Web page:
Saturday, May 4, 2013

The Book Thief

Last night I finished reading The Book Thief for the 2nd time.  It is indescribable in its loveliness and loneliness.  It begins in my birth year (1939) Nazi Germany.  Death is the narrator and death is remarkably kindhearted as it tenderly carries souls from the bodies of those who have died.  Some of those souls, it was noted, were sitting up inside the person who died and I came to the conclusion that the souls sitting up belonged to someone who was unusually present during life.   I kept thinking, Ah! all this was happening the same year that Life carried my soul to Earth.   If you want a big thrill and just to be entertained, don't read this book.  But if you are willing to have your heart crushed and put back together in the same moment you might find this book therapeutic.  If you would like to live for a while with a fascinating little girl, Liesel Meminger on Himmel Street (which ironically means heaven) you might want to pick up this book and give it your attention.  Liesel: the child who loved words and stole books!  Liesel who embraces the ugliness and beauty of each moment!  Liesel, curious, passionate and fiercely present!  Liesel and Death will be your guides. Liesel's last written words were:

 I have hated the words and
I have loved them,
and I hope I have made them right.

Death's last words were:
I am haunted by humans.

Liesel and Death have provided me with the 'word' I will try to live during the month of May.  Scroll down underneath the picture of the book to see the word.

And the word is, presence.  PRESENCE, which is so beautifully described in the words of Etty Hillesum, who died in Auschwitz in 1943.  These words from her diary portray the kind of presence I would like to offer my community and the larger world.

"I feel as if I were the guardian of a precious slice of life with all the responsibility that entails.  There are moments when I feel like giving up or giving in but I soon rally again and do my duty as I see it: to keep the spark of life inside me ablaze."   This quote is taken from her diaries: An Interrupted Life.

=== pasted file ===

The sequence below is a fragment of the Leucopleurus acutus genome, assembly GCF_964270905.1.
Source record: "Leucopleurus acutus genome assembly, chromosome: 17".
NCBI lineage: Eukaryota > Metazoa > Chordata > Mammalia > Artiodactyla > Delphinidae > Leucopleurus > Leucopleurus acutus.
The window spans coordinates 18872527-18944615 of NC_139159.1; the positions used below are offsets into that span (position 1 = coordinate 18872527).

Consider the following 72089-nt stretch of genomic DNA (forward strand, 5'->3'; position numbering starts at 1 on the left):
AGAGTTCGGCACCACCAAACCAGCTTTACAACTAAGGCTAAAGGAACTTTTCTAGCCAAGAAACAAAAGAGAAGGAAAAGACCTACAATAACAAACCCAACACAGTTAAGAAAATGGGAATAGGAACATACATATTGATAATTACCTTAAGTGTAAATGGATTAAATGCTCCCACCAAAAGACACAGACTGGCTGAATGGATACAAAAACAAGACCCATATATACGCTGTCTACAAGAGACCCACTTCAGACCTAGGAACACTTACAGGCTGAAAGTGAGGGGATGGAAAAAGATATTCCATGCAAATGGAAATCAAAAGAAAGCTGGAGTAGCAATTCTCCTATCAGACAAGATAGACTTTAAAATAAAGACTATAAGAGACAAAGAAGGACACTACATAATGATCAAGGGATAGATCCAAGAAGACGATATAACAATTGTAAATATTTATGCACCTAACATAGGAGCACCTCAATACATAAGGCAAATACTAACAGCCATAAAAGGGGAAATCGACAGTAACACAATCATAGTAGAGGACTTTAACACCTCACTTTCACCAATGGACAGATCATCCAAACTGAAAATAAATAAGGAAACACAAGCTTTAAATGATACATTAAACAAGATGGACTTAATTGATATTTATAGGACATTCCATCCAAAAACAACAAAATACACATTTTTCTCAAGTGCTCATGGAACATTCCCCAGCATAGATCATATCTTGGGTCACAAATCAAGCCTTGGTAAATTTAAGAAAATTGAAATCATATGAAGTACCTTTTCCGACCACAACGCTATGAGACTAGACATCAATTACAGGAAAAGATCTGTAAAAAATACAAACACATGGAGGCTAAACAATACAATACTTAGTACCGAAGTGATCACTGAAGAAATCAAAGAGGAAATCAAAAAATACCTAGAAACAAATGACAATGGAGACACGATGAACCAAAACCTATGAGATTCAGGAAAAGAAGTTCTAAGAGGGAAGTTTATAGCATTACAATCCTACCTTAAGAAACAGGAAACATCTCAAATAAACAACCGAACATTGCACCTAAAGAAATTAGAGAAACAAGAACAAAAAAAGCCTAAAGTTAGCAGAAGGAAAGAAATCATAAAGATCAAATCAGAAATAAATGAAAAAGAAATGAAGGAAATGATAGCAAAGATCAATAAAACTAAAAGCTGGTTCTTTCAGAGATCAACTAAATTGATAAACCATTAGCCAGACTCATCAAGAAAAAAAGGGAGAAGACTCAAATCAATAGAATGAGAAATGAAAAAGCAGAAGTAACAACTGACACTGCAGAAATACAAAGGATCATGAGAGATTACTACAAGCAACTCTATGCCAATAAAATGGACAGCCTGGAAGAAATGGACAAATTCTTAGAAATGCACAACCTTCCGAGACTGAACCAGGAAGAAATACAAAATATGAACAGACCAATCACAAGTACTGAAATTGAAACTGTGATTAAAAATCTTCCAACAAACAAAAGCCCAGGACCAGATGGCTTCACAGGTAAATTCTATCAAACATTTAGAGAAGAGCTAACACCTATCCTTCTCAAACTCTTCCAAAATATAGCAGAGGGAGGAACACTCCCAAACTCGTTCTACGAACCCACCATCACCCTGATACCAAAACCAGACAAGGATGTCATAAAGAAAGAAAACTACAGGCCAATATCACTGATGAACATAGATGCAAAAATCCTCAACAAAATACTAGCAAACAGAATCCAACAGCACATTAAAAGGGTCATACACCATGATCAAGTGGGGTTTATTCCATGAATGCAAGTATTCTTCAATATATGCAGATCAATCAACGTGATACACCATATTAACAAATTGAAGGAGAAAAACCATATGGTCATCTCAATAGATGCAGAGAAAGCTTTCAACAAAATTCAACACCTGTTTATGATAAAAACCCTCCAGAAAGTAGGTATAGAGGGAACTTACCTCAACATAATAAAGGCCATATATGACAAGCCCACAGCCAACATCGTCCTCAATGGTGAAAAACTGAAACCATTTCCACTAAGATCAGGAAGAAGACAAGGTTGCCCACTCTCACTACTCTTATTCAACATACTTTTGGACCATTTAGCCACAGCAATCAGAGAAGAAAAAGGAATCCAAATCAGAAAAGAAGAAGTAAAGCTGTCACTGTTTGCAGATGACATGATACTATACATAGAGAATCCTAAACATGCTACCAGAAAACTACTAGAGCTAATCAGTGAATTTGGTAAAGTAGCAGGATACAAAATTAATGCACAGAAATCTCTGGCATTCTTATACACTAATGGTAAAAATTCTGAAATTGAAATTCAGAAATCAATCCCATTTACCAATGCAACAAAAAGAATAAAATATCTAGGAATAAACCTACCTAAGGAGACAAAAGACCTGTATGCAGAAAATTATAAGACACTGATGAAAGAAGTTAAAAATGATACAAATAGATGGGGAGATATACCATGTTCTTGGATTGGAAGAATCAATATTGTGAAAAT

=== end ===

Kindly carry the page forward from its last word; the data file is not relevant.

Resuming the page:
So let's be present to one another during May (and beyond).  Let's do everything in our power to keep the spark of life inside us ablaze, so that when Death comes for us our souls will be sitting up inside us ready to keep on blazing.

Thursday, May 2, 2013

A Path of Life

[For those of you new to this blog I have been choosing a WORD each month of 2013
 ~~ a word that I attempt to live throughout the month~~
Although I have already chosen my new word for May, 
I am not quite finished with April's word, grief]

I love the picture above.  For me, it is a path of Holy Mystery~~a path of LIFE!  It is a kind of icon of joy and sorrow, light and darkness, hope and despair, love and grief.  Perhaps I am being too dualistic!  I don't really know if everything has an opposite. I thought a long time about grief.  I don't know what its opposite would be.  I believe all of these gifts (that don't always feel like gifts) will eventually be integrated into our lives.  Maybe it is all part of the Paschal Mystery which many Christians will relate to.  We don't exactly get rid of grief, sorrow, loneliness, despair, darkness.  They will always be part of the mystery of our lives.  And as I mentioned in my last post, they have every right to be a guest at our table.  Hopefully, some kind of integration will eventually take place in our lives and then we will become more at ease with this unwanted guest.  Remember, "Joy and sorrow are sisters; they live in the same house." 

Continued reflections from my book, A Tree Full of Angels, 
 "There's nothing like sorrow to get your attention.  It is almost as though sorrow pulls presence out of you. In the midst of sorrow there's nothing to do but be there and celebrate the hurt.  We celebrate the hurt through holy screams.  Holy screams come from the heart.  They are screams that people often, in their ignorance, try to smother.  Don't let them take your screams away too early.  Holy resignation comes only after holy screams.  Don't let them tell you it's God's will, unless they are saying that life is God's will and freedom is God's will, and you are God's will.  Much of the news you see on television each evening is not God's will.  It is the will of the human race.  It is too comfortable to blame it on God.  
Why blame the One who wills nothing for you except that you be divinized.

We are absent from life far too much.  Sorrow (and grief) make it impossible for us to be absent, and so, blesses us with real presence.  In the midst of our sorrows, distractions fall away, and we are there, raw and open, often confused, always vulnerable, little and great.  In sorrow we are nudged to our depths.  I do not claim to understand the mystery of suffering, but I often meet people who have walked through great sorrow; they seem to wear the face of God.  These are the people at whose feet I yearn to sit.

-taken from A TREE FULL OF ANGELS: seeing the holy in the ordinary - page 35

May you find comfort as you walk the Path of Life.